As The Times reported last month, even now, more than a year later, a declassified Pentagon assessment puts the total count of Iraqi troops and police officers at 171,500, with only "a small number" able to fight insurgents without American assistance. As for Moktada al-Sadr, he remains as much a player as ever in the new "democratic" Iraq. He controls one of the larger blocs in the National Assembly. His loyalists may have been responsible for last month's apparently vengeful murder of Steven Vincent, the American freelance journalist who wrote in The Times that Mr. Sadr's followers had infiltrated Basra's politics and police force.

Casey Sheehan's death in Iraq could not be more representative of the war's mismanagement and failure, but it is hardly singular. Another mother who has journeyed to Crawford, Celeste Zappala, wrote last Sunday in New York's Daily News of how her son, Sgt. Sherwood Baker, was also killed in April 2004 - in Baghdad, where he was providing security for the Iraq Survey Group, which was charged with looking for W.M.D.'s "well beyond the admission by David Kay that they didn't exist."

As Ms. Zappala noted with rage, her son's death came only a few weeks after Mr. Bush regaled the Radio and Television Correspondents' Association banquet in Washington with a scripted comedy routine featuring photos of him pretending to look for W.M.D.'s in the Oval Office. "We'd like to know if he still finds humor in the fabrications that justified the war that killed my son," Ms. Zappala wrote. (Perhaps so: surely it was a joke that one of the emissaries Mr. Bush sent to Cindy Sheehan in Crawford was Stephen Hadley, the national security adviser who took responsibility for allowing the 16 errant words about doomsday uranium into the president's prewar State of the Union speech.)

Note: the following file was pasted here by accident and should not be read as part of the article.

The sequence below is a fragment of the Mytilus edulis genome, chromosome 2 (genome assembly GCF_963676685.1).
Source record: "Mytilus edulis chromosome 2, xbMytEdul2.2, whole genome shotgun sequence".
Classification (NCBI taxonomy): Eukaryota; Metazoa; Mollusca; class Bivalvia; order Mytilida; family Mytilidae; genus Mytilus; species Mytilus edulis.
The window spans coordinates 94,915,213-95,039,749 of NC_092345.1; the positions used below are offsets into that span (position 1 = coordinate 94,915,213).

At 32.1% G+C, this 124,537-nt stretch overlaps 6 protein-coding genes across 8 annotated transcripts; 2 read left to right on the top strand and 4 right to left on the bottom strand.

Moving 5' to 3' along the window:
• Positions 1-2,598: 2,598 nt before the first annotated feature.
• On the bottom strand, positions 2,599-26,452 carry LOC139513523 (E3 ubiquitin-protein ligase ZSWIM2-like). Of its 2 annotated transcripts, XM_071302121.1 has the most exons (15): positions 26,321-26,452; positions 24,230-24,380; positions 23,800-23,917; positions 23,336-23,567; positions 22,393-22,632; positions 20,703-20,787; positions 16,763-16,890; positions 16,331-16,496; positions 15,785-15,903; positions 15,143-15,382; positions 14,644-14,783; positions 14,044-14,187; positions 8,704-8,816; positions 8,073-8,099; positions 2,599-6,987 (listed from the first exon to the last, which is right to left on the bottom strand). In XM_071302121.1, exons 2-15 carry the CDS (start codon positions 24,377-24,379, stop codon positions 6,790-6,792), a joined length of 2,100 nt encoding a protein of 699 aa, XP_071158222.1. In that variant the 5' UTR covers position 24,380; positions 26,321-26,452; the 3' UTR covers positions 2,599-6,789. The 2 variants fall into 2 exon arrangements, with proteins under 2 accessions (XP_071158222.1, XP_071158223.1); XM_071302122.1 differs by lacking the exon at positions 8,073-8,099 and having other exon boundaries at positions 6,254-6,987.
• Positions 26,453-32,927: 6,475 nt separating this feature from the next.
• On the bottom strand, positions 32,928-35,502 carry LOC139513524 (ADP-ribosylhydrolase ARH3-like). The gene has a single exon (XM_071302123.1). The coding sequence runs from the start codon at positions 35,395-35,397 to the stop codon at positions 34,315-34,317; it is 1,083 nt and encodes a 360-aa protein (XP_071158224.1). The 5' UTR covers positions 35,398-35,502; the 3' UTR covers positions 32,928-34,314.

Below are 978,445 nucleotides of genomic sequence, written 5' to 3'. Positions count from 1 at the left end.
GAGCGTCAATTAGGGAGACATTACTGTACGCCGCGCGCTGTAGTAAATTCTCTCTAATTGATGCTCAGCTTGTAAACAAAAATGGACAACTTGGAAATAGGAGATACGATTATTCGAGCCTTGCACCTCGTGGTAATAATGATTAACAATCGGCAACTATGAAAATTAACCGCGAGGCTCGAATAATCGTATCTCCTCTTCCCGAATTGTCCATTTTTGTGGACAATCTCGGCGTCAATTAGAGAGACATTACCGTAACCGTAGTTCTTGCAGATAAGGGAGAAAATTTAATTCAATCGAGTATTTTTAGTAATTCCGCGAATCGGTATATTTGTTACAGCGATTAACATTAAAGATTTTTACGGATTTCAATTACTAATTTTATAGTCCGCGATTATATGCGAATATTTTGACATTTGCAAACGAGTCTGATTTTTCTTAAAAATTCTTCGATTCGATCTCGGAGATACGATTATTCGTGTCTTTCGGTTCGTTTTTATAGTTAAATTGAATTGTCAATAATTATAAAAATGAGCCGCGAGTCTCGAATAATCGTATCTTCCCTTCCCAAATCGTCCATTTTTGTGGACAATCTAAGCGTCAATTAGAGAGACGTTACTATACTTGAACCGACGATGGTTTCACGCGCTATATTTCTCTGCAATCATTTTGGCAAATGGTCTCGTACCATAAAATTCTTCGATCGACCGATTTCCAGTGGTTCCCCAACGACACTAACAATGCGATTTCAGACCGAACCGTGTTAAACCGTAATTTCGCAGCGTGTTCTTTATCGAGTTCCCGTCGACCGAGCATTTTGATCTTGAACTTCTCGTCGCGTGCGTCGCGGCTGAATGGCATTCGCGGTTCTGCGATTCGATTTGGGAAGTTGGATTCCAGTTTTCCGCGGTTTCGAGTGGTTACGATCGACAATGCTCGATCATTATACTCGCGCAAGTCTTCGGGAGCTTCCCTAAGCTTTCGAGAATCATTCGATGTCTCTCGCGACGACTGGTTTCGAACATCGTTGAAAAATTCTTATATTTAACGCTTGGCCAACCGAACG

Mr. Bush's stand-up shtick for the Beltway press corps wasn't some aberration; it was part of the White House's political plan for keeping the home front cool. America was to yuk it up, party on and spend its tax cuts heedlessly while the sacrifice of an inadequately manned all-volunteer army in Iraq was kept out of most Americans' sight and minds. This is why the Pentagon issued a directive at the start of Operation Iraqi Freedom forbidding news coverage of "deceased military personnel returning to or departing from" air bases. It's why Mr. Bush, unlike Ronald Reagan and Jimmy Carter, has not attended funeral services for the military dead. It's why January's presidential inauguration, though nominally dedicated to the troops, was a gilded $40 million jamboree at which the word Iraq was banished from the Inaugural Address.

THIS summer in Crawford, the White House went to this playbook once too often. When Mr. Bush's motorcade left a grieving mother in the dust to speed on to a fund-raiser, that was one fat-cat party too far. The strategy of fighting a war without shared national sacrifice has at last backfired, just as the strategy of Swift Boating the war's critics has reached its Waterloo before Patrick Fitzgerald's grand jury in Washington. The 24/7 cable and Web attack dogs can keep on sliming Cindy Sheehan. The president can keep trying to ration the photos of flag-draped caskets. But this White House no longer has any more control over the insurgency at home than it does over the one in Iraq.